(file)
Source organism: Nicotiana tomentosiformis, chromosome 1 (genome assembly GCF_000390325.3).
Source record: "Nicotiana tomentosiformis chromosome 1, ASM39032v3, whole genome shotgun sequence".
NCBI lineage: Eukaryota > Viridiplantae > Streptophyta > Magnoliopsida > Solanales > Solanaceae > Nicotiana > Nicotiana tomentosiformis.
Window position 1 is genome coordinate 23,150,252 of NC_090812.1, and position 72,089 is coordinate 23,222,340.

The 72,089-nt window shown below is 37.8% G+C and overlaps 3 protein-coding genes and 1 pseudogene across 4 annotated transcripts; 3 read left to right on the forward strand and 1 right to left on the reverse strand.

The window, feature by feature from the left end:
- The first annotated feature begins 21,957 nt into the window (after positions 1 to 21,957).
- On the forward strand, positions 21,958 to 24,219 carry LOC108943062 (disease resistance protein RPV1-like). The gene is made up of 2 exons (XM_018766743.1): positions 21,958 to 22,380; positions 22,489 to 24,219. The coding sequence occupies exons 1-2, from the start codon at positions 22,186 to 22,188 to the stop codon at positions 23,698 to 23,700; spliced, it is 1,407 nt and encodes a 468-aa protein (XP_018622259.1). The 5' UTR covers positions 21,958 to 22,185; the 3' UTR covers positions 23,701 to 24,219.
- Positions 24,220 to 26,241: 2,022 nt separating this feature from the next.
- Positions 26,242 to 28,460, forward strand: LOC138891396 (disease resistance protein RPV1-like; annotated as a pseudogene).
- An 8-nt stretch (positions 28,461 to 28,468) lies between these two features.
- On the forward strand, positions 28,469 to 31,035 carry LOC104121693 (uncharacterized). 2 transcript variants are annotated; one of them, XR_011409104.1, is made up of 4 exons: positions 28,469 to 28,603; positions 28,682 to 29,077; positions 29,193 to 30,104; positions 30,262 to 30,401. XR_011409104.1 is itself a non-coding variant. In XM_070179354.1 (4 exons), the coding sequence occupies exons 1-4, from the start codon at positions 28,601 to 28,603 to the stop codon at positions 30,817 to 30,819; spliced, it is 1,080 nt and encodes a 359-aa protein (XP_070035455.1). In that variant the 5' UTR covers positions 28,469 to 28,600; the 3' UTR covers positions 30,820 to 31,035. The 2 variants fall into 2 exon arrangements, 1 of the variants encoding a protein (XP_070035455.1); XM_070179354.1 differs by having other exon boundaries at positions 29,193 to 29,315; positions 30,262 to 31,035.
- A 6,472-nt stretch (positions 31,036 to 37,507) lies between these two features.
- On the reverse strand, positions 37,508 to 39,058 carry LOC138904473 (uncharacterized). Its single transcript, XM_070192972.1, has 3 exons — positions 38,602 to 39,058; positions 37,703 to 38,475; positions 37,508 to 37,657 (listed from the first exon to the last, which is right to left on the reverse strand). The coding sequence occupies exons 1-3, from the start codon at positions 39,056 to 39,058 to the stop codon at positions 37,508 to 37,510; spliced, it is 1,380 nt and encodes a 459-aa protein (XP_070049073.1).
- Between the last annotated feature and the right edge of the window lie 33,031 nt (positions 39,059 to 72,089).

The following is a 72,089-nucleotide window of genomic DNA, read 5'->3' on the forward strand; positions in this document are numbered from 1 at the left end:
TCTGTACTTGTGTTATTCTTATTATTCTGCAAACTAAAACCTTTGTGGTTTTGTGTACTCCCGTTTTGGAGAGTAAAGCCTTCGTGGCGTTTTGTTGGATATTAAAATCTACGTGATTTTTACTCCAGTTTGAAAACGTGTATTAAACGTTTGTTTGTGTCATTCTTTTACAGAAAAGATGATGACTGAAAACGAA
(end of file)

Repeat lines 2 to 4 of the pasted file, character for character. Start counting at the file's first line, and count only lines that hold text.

Source record: "Nicotiana tomentosiformis chromosome 1, ASM39032v3, whole genome shotgun sequence".
NCBI lineage: Eukaryota > Viridiplantae > Streptophyta > Magnoliopsida > Solanales > Solanaceae > Nicotiana > Nicotiana tomentosiformis.
Window position 1 is genome coordinate 23,150,252 of NC_090812.1, and position 72,089 is coordinate 23,222,340.